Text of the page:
Over the years, and on several occasions, I've mentioned how in 1971 when I was 23-years-old I wrote an early draft of the novel Middle Passage that I set aside because I considered it to be unsuccessful. That naturally raises the question, why did I feel it failed? Allow me to use today's E-Channel post to provide a full reply to that question.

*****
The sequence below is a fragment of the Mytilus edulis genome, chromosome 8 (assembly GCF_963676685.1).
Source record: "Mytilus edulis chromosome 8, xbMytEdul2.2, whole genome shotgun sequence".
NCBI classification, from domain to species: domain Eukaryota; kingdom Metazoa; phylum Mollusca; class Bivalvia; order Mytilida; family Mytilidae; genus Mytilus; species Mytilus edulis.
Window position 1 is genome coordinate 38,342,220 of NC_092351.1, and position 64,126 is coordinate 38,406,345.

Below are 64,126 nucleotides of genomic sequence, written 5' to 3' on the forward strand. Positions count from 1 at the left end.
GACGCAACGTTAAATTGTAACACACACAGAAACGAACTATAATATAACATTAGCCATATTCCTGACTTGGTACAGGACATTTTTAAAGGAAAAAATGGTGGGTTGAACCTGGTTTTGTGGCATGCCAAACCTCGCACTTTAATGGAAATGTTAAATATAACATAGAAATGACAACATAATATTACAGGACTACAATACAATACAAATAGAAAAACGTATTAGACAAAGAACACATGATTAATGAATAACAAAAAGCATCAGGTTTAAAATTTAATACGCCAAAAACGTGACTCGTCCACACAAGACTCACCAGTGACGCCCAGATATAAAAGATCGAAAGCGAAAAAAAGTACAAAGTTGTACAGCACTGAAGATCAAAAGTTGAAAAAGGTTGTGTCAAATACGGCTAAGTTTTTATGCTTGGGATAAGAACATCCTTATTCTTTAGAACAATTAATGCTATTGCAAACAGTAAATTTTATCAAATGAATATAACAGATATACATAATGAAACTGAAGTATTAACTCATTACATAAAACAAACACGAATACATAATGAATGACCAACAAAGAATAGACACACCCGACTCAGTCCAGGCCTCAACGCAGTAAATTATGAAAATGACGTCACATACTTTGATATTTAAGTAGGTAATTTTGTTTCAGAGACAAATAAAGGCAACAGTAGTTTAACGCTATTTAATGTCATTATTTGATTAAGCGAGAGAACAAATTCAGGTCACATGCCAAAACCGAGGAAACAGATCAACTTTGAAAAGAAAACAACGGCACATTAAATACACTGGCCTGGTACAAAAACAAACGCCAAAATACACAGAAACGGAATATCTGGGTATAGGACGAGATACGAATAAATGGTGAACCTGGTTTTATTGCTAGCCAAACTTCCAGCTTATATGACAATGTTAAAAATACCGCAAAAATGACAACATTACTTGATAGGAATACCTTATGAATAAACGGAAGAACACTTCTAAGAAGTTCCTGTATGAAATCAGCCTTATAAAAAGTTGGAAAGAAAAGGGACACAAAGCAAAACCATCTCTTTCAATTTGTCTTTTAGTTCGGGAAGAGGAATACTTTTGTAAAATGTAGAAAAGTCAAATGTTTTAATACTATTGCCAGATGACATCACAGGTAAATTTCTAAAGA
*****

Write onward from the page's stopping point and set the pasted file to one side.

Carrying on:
But you have to remember, in 1971, I'd been seriously writing fiction for just a year. This was the period (1970-72) when I trained myself to produce 10 pages of fiction a day, five days a week, and completed the draft for a novel every 10 weeks (or every academic quarter), which resulted in six novels finished by the fall of 1972 when I began the seventh one, Faith and the Good Thing, with writer John Gardner looking over my shoulder.